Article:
Because so many SEP-related issues have arisen over the past year, we will periodically revisit some of the more important occurrences with a brief post. The recent bench trial before Judge James L. Robart of the Western District of Washington between Microsoft and Motorola a may yield a groundbreaking opinion in the area of standard-essential patents, so this is a case that warrants a review.
The dispute between the parties originated back in the fall of 2010. Microsoft sued Motorola in the U.S. District Court for the Western District of Washington and the U.S. International Trade Commission, accusing Motorola Android devices of infringing several Microsoft patents. Motorola in turn sent two letters to Microsoft, offered Microsoft licenses to two of Motorola’s standard-essential patent portfolio – for the 802.11 WiFi standard and the H.264 video coding standard – at a rate of 2.25% of the net selling price of the end products that practice those standards. Microsoft then filed a complaint in the W.D. Wash. against Motorola for breach of contract – specifically, Microsoft alleged that Motorola’s offers to Microsoft breached Motorola’s prior promises to the IEEE and the ITU to offer licenses to its 802.11 and H.264-essential patents on RAND terms.
In the two years that elapsed between the complaint and the trial, many interesting issues came to light. Motorola moved to dismiss Microsoft’s claims on the grounds that they were not ripe and merely sought an advisory opinion. However, Judge Robart allowed the breach of contract and promissory estoppel claims to move forward. In the meantime, the parties continued to file patent infringement claims against each other in various venues, including multiple district courts, the ITC, and even Germany. Some of the Motorola patents at issue included patents that were alleged to be essential to the 802.11 and H.264 standards, and therefore had been included in the October 2010 offers to Microsoft. Therefore, there was some overlap in issues between the infringement actions and the breach of contract action.
This overlap had international implications. On May 2, 2012, Motorola was awarded an injunction by a German court based on a finding that Microsoft products (Windows 7, Internet Explorer, Windows Media Player, and the Xbox) were infringing two Motorola H.264-essential patents. Because injunctions in Germany are not self-enforcing, Motorola would need to post a bond and ask the court to enforce the injunction during the pendency of Microsoft’s appeal and invalidity proceedings involving the patents. Microsoft, however, almost immediately moved for a temporary restraining order and preliminary injunction before Judge Robart in W.D. Wash., seeking to enjoin Motorola from enforcing any injunction in Germany pending the outcome of the RAND breach of contract action. Judge Robart agreed and enjoined Motorola from enforcing the injunction in Germany, finding that allowing Motorola to enforce such an injunction before Microsoft had its day in court in W.D. Wash. would be inconsistent with Motorola’s RAND commitment. Motorola appealed to the Ninth Circuit, which affirmed Judge Robart’s decision.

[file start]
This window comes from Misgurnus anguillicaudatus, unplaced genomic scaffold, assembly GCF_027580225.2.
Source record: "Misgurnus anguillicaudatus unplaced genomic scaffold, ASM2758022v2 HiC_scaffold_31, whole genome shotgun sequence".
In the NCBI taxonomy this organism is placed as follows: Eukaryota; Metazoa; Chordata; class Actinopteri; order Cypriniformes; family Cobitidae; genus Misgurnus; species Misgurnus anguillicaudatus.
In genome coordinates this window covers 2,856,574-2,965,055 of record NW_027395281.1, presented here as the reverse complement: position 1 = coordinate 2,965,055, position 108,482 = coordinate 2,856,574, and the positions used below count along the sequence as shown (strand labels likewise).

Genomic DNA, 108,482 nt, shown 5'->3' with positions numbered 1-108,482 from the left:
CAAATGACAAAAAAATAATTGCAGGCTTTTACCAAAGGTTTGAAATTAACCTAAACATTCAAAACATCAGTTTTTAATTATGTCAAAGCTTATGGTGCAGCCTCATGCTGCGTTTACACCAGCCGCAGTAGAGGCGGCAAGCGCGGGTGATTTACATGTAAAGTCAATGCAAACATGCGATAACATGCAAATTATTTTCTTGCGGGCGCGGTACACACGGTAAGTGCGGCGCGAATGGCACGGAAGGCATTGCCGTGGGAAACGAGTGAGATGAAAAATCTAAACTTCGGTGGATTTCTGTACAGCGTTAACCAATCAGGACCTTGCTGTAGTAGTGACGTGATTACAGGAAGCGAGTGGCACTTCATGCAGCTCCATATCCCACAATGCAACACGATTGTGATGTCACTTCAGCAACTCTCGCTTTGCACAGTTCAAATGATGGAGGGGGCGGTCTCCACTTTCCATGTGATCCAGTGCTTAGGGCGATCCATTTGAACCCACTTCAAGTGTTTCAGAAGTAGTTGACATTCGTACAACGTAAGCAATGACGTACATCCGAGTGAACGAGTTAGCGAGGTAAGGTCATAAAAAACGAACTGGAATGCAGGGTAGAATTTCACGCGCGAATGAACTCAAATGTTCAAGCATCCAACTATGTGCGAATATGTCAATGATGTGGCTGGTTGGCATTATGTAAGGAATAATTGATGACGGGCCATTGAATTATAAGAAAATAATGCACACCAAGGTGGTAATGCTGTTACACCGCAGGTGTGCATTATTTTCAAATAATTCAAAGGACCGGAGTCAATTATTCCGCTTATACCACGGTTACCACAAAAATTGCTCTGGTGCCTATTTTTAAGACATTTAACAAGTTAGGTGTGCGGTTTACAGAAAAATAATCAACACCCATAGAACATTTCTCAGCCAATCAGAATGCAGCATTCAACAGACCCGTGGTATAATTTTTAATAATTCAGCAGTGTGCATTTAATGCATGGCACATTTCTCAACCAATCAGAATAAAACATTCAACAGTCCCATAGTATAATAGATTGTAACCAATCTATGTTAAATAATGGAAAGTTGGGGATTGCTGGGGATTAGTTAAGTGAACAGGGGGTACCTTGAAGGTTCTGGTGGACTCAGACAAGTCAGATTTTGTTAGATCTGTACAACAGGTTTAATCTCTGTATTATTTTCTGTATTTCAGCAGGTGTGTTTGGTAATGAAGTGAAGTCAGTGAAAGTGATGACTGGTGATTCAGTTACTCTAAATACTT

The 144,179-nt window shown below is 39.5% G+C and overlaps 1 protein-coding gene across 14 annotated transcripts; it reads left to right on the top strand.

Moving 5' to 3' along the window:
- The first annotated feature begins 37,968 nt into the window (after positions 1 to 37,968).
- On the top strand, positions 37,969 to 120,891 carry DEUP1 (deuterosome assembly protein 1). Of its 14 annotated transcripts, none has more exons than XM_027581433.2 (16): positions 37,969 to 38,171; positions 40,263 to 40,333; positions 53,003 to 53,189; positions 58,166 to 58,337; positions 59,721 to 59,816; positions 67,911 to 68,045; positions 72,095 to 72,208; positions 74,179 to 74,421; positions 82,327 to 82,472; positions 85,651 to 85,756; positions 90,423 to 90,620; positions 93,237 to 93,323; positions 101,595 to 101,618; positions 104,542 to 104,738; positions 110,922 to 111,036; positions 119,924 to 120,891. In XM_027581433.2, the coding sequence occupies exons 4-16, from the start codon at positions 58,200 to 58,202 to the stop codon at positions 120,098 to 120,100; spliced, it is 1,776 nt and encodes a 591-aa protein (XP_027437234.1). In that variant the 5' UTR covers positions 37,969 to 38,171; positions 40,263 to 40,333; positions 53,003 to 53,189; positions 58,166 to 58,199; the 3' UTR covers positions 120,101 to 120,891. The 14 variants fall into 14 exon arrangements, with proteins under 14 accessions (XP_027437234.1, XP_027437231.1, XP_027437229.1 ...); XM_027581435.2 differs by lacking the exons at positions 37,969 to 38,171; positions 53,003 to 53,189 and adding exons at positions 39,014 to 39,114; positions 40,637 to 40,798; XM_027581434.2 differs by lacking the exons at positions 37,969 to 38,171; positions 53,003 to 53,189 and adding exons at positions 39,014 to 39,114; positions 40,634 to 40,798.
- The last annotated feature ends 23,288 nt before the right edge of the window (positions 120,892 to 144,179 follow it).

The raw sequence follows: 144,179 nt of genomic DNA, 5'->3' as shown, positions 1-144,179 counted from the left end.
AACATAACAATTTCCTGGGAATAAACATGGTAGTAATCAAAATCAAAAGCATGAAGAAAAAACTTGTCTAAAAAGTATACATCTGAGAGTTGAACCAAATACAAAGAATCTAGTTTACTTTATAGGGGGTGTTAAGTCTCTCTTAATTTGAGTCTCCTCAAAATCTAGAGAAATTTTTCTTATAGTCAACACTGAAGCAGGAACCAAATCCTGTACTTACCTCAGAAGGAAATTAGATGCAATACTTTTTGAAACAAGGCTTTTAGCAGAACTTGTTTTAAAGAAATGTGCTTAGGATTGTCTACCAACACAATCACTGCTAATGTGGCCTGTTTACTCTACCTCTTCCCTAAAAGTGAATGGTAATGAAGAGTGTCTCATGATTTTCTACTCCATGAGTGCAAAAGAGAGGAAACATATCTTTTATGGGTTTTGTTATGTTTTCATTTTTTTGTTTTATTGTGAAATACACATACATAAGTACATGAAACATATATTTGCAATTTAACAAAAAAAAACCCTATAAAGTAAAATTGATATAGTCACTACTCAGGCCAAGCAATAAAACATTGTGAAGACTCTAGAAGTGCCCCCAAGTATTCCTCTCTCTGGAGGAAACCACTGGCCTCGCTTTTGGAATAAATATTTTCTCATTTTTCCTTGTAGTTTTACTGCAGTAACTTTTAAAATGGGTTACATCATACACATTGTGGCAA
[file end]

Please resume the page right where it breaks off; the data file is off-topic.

Although Judge Robart repeatedly expressed reservation and displeasure about his court being used as a pawn in a global business dispute between the parties, he took steps trying to make certain that the proceedings in his court would further resolution of this dispute. For example, Motorola had criticized Microsoft for “trying to have it both ways” and using the court as a bargain chip – i.e., although Microsoft’s pleading sought the court to declare that Microsoft is entitled to a RAND license, Microsoft had not expressly sought a determination of precisely what a RAND royalty would be, nor had it promised to accept a license to Motorola’s patents at that RAND royalty. In court filings and hearings, though, Microsoft insisted that it was in fact seeking a determination of a RAND royalty for Motorola’s patents and would agree to take a license at that RAND royalty. Judge Robart acknowledged this stance and unequivocally stated that he would hold Microsoft to its promise.
Both Microsoft and Motorola filed multiple summary judgment motions in 2011 and 2012 in an attempt to narrow the issues for trial. Microsoft sought rulings that Motorola had entered into binding contracts with the SSOs, that Microsoft was a third-party beneficiary of those contracts, and that Motorola’s offers of 2.25% had breached the contracts. Motorola, for its part, sought rulings that Microsoft failed to satisfy a condition precedent by not negotiating with Motorola before filing its lawsuit, or that it repudiated its right to a RAND license by filing the lawsuit. Motorola also challenged the court’s authority to create a RAND license between the parties ab initio, asking Judge Robart to instead order further negotiation.
Judge Robart denied Motorola’s motions, finding that Microsoft did not need to ask or negotiate for a license in order to have a right to receive a RAND license. Similarly, Microsoft’s filing of a lawsuit to enforce its right to a RAND license did not represent a repudiation of that right. Judge Robart also rejected Motorola’s claim that the court lacked authority to enforce the RAND promise by ordering the parties to enter into a license agreement, saying that Motorola’s position would lead to an illogical result where Microsoft was owed a duty by Motorola, but had no method of ensured Motorola complied with that duty.